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Friday, October 6, 2017

Jay Whitehead

 
Whitehead in 1977
    Anybody familiar with the US chess scene in the 1970s probably remembers the Whitehead brothers, Jay and Paul. Jay, born in 1961 in New York, was the stronger of the two and was headed towards the GM title, but gave up active play before reaching his prime and started researching old chess games, playing backgammon and living a Bohemian existence.  He spent 20 years doing historical research and collecting games prior to 1867 which he recorded in a database. Awarded the IM title in 1986, Whitehead was a US Junior Champion, a Grand Prix champion, frequent competitor in the Lone Pine tournaments of the 1970s and played in the US Championship in 1983 and 1987.  The Whitehead family allowed Bobby Fischer to “hideout” in their home in San Francisco back in the early 1980s.

     In the 1983 US championship he finished in tenth place out of 14, scoring +2 -4 =7. The 1983 event was held at Thiel College in remote Greenville, Pennsylvania and the 23-year old Yasser Seirawan, the top rated US player and already a veteran of European tournaments, had a hissy fit. Seirawan wrote the USCF asking for more money as an appearance fee, better publicity and living conditions.  He wrote that the best US players should not be "living in dormitories and eating cafeteria food.” The USCF refused and so Seirawan didn't play. The tournament began during a heat wave and there was no air conditioning in the dormitories. Whitehead, the reigning US Junior Champion, lost to 19-year old Joel Benjamin in the second round in what turned out to be a brilliancy prize game.
Looking down Main Street in Greenville

     The 1987 Championship was held in Estes Park, Colorado for the third time in as many years. Whitehead again did not finish well. This time he scored +3 -6 =4 and finished in twelfth place out of 14. The highlight of this tournament was that after the final night of partying someone trashed a hotel room as if they were a rock star, even damaging wooden banisters. It was the last tournament held in town.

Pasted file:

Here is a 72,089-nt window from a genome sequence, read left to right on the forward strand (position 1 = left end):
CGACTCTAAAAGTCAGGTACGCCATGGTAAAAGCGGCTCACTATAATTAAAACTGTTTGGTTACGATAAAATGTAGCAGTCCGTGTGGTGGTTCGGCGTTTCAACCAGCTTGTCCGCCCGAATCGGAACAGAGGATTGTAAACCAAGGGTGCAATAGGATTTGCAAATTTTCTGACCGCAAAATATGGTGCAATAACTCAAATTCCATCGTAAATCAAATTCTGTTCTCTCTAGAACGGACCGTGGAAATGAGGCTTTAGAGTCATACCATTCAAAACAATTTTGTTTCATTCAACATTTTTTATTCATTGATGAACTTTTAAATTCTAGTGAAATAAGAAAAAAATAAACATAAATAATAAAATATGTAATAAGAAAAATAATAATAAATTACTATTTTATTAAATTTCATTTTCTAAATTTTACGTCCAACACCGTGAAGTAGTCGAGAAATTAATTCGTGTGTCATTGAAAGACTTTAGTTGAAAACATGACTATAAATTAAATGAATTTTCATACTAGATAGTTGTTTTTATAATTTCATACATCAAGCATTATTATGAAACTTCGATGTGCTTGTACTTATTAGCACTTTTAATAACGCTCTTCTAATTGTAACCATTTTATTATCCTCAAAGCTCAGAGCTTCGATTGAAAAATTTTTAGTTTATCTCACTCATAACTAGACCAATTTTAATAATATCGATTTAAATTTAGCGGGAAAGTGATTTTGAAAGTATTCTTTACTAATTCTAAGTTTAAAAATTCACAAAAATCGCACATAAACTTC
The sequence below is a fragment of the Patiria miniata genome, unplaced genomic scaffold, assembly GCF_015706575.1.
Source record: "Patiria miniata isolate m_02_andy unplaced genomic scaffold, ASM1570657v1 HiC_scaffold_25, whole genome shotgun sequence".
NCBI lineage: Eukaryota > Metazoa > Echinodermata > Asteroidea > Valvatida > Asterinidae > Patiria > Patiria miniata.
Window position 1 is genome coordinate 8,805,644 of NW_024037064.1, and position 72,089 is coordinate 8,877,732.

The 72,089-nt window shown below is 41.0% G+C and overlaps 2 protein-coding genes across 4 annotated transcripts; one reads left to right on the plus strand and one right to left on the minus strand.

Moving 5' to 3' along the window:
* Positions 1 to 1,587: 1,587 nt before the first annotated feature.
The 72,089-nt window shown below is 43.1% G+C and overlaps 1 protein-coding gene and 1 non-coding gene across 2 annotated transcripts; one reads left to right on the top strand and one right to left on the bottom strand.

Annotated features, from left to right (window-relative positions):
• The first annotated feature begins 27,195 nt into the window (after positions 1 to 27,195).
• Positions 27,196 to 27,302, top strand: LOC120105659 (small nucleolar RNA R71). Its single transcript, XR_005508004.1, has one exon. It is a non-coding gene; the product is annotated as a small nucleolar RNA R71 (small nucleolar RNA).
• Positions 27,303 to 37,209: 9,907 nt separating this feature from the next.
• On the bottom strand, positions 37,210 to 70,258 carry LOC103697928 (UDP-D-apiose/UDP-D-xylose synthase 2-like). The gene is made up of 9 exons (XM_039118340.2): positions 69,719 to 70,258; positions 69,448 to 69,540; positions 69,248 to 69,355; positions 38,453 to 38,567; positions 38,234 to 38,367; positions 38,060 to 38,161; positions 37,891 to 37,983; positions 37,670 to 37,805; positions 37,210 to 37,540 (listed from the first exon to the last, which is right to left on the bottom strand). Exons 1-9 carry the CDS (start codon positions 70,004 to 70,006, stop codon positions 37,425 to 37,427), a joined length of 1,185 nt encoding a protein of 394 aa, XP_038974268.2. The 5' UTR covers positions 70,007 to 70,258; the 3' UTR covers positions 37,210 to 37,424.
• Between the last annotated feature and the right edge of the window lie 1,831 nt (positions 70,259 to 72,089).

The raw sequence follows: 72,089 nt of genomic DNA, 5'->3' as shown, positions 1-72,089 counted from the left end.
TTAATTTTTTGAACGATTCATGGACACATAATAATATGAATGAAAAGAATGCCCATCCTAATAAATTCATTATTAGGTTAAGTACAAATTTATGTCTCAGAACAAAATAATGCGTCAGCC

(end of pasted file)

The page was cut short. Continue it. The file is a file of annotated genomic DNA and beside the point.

Around 1984 Whitehead joined the Hare Krishna sect and would often appear at tournaments in flowing robes, but he quickly became a member of a dissident group. The founder of the Hare Krishna religion, His Divine Grace A. C. Bhaktivedanta Swami Prabhupada was eventually murdered, but I am not sure by whom. Whitehead wrote several articles about the murder which Sam Sloane published on his website. Sloane wrote that in 2006 Whitehead sent him a desperate email asking him to remove Whitehead's name from the article, but to keep the article on the site.
     Swami Prabhupada (September 1, 1896 – November 14, 1977) was a spiritual teacher and the founder of the International Society for Krishna Consciousness, commonly known as the Hare Krishna Movement. Before adopting the life of a guru in 1950, he was married with children and owned a small pharmaceutical business. As the founder of the Hare Krishna Movement he emerged as a major figure in Western counterculture and thousands of young Americans joined the group. In the mid-1960s he traveled throughout the US and devotees established temples in New York and San Francisco. 
     It has been rumored that the Swami may have been murdered by his close associates whom he allegedly began to criticize as being corrupt. One site that referred to him as a world-famous saint, cultural ambassador, scholar, social reformer claims that he had warned in a letter dated September 1970 that “the great sinister movement ( i.e. the Illuminati] is within our Society” and they were after him. It was alleged that in 1977 he was held in a small room and slowly tortured and poisoned to death by the agents of this sinister movement which the site identified as "Jews and Satanic Zionists." Who knows, but apparently Whitehead had some thoughts on the matter.
     Jay Whitehead died in the Zen Hospice Guest House in San Francisco after a long battle with cancer on October 4, 2011. 
     Here is an exciting and complicated tactical game he played against Michel Wilder at Lone Pine in 1980. 


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